2. Common Usage (Purposes) in Vital Statistics:

The use of race and ethnicity categories is predominant vital statistics in several ways. For example, the commonly cited measures of infant mortality rate, general fertility rate and life expectancy are often disaggregated by race and/or ethnicity. The idea and use of health disparities is most often based on differences in health outcomes by race category. As such, several of CDCs Healthy People objectives focus on eliminating health disparities by race category. Registration areas may collapse some of the collected race categories for tabulation purposes. This could include, as an extreme example, white and other. It is recommended that other include the names of the other race categories included under this one name or at a minimum include the predominate race category within other in the name (e.g., Black or African American and all other races). Although, according to OMB, the concepts of race and ethnicity represent two different dimensions of a population, they can be combined into categories such as African American Non-Hispanic or white Hispanic for tabulation purposes. For example, some of NCHSs published tables combine these two dimensions in reporting race and ethnicity data.

3. Technical Notes:

There are a few overarching points about OMBs race and ethnicity categories that should be kept in mind. a. These are data collection and tabulation constructs. OMB has defined race and ethnicity categories universally for federal government purposes. As such, they do not represent or necessarily equate to other race category classification systems or typologies, such as those based on genotype or phenotype b. The primary purpose for the federal government to collect race and ethnicity category data is for enforcement and evaluation of laws prohibiting discrimination based on race or ethnicity (i.e., civil rights monitoring and enforcement, redistricting legislatures). This allows the federal government to collect data and tabulate statistics by race and ethnicity in a consistent and comparable manner, so as to permit meaningful measurement and to track progress or regress. c. Race and ethnicity data are based on self-reporting. Although the race and ethnicity categories are explicitly defined by OMB, the respondents to Census Bureau questionnaires and the informants for state vital certificates are free to interpret the categories (and use their own mental templates of race and ethnicity) and answer any way they see fit. d. Tabulation categories are not universal. While the race and ethnicity categories tabulated into statistics for civil rights monitoring and enforcement purposes are defined by OMB, for all other purposes, including vital statistics,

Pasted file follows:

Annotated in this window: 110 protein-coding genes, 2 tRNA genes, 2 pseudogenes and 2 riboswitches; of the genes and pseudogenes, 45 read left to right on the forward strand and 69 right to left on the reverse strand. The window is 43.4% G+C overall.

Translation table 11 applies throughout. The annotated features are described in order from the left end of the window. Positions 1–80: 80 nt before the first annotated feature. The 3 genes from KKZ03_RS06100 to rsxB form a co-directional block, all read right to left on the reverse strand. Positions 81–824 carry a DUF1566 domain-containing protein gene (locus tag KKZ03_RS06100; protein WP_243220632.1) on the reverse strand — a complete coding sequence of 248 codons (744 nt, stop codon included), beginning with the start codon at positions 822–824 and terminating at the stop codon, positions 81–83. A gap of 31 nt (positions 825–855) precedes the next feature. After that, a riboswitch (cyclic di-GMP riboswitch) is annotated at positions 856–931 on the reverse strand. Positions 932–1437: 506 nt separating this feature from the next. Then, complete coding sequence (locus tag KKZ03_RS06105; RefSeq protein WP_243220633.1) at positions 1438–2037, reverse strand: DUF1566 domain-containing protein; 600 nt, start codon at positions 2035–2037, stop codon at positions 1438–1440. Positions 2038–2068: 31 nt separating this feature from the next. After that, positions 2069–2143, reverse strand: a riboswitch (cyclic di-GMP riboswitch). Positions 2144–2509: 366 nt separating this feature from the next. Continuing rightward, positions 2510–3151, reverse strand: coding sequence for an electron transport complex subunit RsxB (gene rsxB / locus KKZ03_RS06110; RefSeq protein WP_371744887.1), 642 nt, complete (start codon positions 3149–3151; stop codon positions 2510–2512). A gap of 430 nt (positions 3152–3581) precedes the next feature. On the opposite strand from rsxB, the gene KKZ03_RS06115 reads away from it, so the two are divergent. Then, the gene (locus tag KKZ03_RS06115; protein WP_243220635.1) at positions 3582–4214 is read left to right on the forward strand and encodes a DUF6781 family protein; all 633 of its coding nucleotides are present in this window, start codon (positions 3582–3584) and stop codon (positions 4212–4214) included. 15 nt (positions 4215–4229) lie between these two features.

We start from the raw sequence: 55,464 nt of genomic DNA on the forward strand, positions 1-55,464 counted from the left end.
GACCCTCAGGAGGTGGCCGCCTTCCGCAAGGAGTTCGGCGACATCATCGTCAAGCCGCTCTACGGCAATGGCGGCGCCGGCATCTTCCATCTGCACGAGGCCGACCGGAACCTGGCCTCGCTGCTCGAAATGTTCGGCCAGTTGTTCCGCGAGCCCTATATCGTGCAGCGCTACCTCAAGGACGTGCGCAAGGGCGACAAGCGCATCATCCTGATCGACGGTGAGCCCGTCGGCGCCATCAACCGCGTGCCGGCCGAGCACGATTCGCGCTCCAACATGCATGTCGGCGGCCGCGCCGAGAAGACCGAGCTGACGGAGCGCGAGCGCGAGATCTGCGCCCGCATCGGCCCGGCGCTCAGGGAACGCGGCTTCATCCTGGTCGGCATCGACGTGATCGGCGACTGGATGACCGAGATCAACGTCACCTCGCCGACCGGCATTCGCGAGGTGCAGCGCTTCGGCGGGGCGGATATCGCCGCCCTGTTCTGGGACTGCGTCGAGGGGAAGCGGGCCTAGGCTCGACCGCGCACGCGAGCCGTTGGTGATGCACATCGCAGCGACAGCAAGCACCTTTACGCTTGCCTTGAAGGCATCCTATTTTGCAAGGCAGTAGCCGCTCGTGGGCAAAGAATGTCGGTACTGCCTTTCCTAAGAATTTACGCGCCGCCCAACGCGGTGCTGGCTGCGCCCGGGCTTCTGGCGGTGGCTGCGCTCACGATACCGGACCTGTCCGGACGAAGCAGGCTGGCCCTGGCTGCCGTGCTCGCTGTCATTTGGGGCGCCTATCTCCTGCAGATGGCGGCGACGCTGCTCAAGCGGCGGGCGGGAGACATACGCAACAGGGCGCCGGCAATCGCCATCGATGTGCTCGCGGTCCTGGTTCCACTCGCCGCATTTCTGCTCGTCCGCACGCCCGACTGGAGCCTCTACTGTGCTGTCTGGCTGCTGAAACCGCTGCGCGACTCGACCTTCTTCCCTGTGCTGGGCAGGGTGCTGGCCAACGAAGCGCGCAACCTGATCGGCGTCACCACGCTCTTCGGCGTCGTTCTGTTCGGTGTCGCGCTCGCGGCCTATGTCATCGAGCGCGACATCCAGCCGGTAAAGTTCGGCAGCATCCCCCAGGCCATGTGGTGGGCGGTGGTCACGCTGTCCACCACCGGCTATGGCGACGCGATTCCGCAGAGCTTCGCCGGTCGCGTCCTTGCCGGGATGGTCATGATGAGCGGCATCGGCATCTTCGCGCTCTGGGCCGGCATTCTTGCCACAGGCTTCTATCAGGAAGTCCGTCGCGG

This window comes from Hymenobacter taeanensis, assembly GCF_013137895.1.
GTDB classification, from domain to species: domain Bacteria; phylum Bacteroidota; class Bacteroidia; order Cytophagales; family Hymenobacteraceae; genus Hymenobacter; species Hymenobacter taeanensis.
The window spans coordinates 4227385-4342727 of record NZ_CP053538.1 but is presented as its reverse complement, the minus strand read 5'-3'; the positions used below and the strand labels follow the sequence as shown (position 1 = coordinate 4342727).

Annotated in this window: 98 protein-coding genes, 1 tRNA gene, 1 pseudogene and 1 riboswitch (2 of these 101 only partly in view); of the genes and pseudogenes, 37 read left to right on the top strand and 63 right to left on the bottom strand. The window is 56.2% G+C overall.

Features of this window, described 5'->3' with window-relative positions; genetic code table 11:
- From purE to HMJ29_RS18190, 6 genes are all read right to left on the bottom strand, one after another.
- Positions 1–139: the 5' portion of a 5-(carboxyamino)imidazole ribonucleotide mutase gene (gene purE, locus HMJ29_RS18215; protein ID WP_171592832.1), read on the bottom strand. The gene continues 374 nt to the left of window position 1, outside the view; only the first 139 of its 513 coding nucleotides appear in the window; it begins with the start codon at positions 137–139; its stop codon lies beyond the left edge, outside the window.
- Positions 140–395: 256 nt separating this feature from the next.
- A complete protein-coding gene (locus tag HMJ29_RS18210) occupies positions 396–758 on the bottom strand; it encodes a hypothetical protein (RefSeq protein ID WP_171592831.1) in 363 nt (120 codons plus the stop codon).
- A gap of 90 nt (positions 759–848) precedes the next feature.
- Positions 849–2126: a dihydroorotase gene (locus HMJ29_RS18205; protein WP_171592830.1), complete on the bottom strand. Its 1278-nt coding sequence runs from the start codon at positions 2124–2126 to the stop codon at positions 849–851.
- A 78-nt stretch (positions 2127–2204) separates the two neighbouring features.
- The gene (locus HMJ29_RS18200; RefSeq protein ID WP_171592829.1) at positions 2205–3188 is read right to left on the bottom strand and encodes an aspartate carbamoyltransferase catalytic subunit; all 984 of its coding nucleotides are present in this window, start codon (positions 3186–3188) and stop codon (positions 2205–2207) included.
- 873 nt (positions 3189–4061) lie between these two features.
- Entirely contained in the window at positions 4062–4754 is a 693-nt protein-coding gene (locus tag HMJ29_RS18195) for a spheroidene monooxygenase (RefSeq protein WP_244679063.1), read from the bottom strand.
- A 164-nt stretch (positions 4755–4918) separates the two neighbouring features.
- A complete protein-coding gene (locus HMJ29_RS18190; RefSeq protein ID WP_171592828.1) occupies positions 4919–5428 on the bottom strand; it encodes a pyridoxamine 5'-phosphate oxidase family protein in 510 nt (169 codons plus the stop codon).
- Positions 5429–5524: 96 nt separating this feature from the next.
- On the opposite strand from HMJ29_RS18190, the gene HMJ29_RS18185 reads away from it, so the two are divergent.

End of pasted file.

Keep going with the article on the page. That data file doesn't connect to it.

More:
it is generally discretionary (with certain restrictions for federal data, especially regarding multiple-race responses) and to meet specific programmatic needs.

Race or ethnicity categories sometimes are used in public health research as a proxy for social dimensions, such as education and income. Naturally, such usages are imperfect and go far beyond the original intentions of OMB. Respondent variability regarding race categories is a well known phenomenon. That is, an individuals perception of race categories and how they would self-identify relative to them can change over time for a variety of reasons. Since the race of the newborn is not collected on the birth certificate and, for reporting purposes, is based on the race of the mother, matching death certificates with birth certificates (as commonly done for infant deaths) or conducting longitudinal studies can be problematic for analysis of race/ethnicity.